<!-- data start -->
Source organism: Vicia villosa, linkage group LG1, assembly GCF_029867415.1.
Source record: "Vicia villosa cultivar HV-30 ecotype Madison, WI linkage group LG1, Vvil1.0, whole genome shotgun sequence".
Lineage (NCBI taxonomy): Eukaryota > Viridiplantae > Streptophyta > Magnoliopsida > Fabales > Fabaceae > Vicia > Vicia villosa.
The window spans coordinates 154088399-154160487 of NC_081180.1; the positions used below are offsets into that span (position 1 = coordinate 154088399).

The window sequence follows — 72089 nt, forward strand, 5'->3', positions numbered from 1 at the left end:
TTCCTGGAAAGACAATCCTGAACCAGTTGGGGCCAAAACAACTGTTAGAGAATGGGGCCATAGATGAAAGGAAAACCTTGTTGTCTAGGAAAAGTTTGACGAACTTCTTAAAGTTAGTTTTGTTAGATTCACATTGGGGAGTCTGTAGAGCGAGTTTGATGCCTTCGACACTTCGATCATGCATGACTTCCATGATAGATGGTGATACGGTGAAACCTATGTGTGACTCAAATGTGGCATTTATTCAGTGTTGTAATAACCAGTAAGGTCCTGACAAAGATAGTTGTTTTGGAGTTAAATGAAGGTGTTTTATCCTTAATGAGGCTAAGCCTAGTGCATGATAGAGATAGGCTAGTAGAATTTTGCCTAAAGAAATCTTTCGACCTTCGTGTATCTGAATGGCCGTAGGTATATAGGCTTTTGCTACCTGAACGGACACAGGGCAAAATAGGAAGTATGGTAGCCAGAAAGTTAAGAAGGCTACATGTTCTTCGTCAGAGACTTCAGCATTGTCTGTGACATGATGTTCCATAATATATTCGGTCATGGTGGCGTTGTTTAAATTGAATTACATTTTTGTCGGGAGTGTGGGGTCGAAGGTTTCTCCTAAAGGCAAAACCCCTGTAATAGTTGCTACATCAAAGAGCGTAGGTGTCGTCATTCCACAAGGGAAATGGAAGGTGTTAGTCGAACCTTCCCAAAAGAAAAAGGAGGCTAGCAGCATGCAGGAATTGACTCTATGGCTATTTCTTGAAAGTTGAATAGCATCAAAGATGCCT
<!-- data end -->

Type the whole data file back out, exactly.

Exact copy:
Source organism: Vicia villosa, linkage group LG1, assembly GCF_029867415.1.
Source record: "Vicia villosa cultivar HV-30 ecotype Madison, WI linkage group LG1, Vvil1.0, whole genome shotgun sequence".
Lineage (NCBI taxonomy): Eukaryota > Viridiplantae > Streptophyta > Magnoliopsida > Fabales > Fabaceae > Vicia > Vicia villosa.
The window spans coordinates 154088399-154160487 of NC_081180.1; the positions used below are offsets into that span (position 1 = coordinate 154088399).

The window sequence follows — 72089 nt, forward strand, 5'->3', positions numbered from 1 at the left end:
TTCCTGGAAAGACAATCCTGAACCAGTTGGGGCCAAAACAACTGTTAGAGAATGGGGCCATAGATGAAAGGAAAACCTTGTTGTCTAGGAAAAGTTTGACGAACTTCTTAAAGTTAGTTTTGTTAGATTCACATTGGGGAGTCTGTAGAGCGAGTTTGATGCCTTCGACACTTCGATCATGCATGACTTCCATGATAGATGGTGATACGGTGAAACCTATGTGTGACTCAAATGTGGCATTTATTCAGTGTTGTAATAACCAGTAAGGTCCTGACAAAGATAGTTGTTTTGGAGTTAAATGAAGGTGTTTTATCCTTAATGAGGCTAAGCCTAGTGCATGATAGAGATAGGCTAGTAGAATTTTGCCTAAAGAAATCTTTCGACCTTCGTGTATCTGAATGGCCGTAGGTATATAGGCTTTTGCTACCTGAACGGACACAGGGCAAAATAGGAAGTATGGTAGCCAGAAAGTTAAGAAGGCTACATGTTCTTCGTCAGAGACTTCAGCATTGTCTGTGACATGATGTTCCATAATATATTCGGTCATGGTGGCGTTGTTTAAATTGAATTACATTTTTGTCGGGAGTGTGGGGTCGAAGGTTTCTCCTAAAGGCAAAACCCCTGTAATAGTTGCTACATCAAAGAGCGTAGGTGTCGTCATTCCACAAGGGAAATGGAAGGTGTTAGTCGAACCTTCCCAAAAGAAAAAGGAGGCTAGCAGCATGCAGGAATTGACTCTATGGCTATTTCTTGAAAGTTGAATAGCATCAAAGATGCCT